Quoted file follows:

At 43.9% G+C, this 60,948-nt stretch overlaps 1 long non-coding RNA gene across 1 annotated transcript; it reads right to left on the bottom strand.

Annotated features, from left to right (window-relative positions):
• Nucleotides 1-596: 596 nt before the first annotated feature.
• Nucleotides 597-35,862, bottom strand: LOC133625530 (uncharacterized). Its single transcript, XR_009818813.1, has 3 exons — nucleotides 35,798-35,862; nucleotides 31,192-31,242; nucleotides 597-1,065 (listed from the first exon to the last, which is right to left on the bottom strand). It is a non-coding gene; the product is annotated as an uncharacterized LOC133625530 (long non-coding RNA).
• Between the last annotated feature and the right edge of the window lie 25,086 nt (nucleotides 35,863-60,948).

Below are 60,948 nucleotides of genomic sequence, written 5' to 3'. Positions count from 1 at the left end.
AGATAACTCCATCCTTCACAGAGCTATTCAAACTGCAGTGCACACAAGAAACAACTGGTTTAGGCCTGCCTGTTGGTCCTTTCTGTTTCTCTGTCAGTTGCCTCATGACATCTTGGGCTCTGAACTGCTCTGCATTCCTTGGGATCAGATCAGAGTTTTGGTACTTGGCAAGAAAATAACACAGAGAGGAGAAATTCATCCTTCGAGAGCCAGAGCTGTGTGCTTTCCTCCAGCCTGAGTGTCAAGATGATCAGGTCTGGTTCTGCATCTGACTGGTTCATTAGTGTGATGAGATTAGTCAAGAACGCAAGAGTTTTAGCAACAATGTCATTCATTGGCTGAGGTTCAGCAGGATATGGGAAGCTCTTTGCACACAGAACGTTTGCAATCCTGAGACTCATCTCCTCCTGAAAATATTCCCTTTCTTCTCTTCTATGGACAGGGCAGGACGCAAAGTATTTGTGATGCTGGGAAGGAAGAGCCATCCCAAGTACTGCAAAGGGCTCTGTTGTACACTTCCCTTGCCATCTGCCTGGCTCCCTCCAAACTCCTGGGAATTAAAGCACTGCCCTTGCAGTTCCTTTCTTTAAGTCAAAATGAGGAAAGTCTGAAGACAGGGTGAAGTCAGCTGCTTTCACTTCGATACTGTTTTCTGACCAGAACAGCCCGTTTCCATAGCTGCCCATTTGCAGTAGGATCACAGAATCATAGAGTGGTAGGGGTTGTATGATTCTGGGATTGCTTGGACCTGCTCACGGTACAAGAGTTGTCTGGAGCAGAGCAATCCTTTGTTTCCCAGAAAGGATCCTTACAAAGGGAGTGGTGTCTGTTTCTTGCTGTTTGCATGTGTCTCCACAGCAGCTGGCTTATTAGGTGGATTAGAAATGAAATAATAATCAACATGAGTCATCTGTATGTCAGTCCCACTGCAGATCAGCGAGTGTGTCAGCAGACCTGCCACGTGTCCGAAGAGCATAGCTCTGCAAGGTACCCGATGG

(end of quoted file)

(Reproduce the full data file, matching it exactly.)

At 43.9% G+C, this 60,948-nt stretch overlaps 1 long non-coding RNA gene across 1 annotated transcript; it reads right to left on the bottom strand.

Annotated features, from left to right (window-relative positions):
• Nucleotides 1-596: 596 nt before the first annotated feature.
• Nucleotides 597-35,862, bottom strand: LOC133625530 (uncharacterized). Its single transcript, XR_009818813.1, has 3 exons — nucleotides 35,798-35,862; nucleotides 31,192-31,242; nucleotides 597-1,065 (listed from the first exon to the last, which is right to left on the bottom strand). It is a non-coding gene; the product is annotated as an uncharacterized LOC133625530 (long non-coding RNA).
• Between the last annotated feature and the right edge of the window lie 25,086 nt (nucleotides 35,863-60,948).

Below are 60,948 nucleotides of genomic sequence, written 5' to 3'. Positions count from 1 at the left end.
AGATAACTCCATCCTTCACAGAGCTATTCAAACTGCAGTGCACACAAGAAACAACTGGTTTAGGCCTGCCTGTTGGTCCTTTCTGTTTCTCTGTCAGTTGCCTCATGACATCTTGGGCTCTGAACTGCTCTGCATTCCTTGGGATCAGATCAGAGTTTTGGTACTTGGCAAGAAAATAACACAGAGAGGAGAAATTCATCCTTCGAGAGCCAGAGCTGTGTGCTTTCCTCCAGCCTGAGTGTCAAGATGATCAGGTCTGGTTCTGCATCTGACTGGTTCATTAGTGTGATGAGATTAGTCAAGAACGCAAGAGTTTTAGCAACAATGTCATTCATTGGCTGAGGTTCAGCAGGATATGGGAAGCTCTTTGCACACAGAACGTTTGCAATCCTGAGACTCATCTCCTCCTGAAAATATTCCCTTTCTTCTCTTCTATGGACAGGGCAGGACGCAAAGTATTTGTGATGCTGGGAAGGAAGAGCCATCCCAAGTACTGCAAAGGGCTCTGTTGTACACTTCCCTTGCCATCTGCCTGGCTCCCTCCAAACTCCTGGGAATTAAAGCACTGCCCTTGCAGTTCCTTTCTTTAAGTCAAAATGAGGAAAGTCTGAAGACAGGGTGAAGTCAGCTGCTTTCACTTCGATACTGTTTTCTGACCAGAACAGCCCGTTTCCATAGCTGCCCATTTGCAGTAGGATCACAGAATCATAGAGTGGTAGGGGTTGTATGATTCTGGGATTGCTTGGACCTGCTCACGGTACAAGAGTTGTCTGGAGCAGAGCAATCCTTTGTTTCCCAGAAAGGATCCTTACAAAGGGAGTGGTGTCTGTTTCTTGCTGTTTGCATGTGTCTCCACAGCAGCTGGCTTATTAGGTGGATTAGAAATGAAATAATAATCAACATGAGTCATCTGTATGTCAGTCCCACTGCAGATCAGCGAGTGTGTCAGCAGACCTGCCACGTGTCCGAAGAGCATAGCTCTGCAAGGTACCCGATGG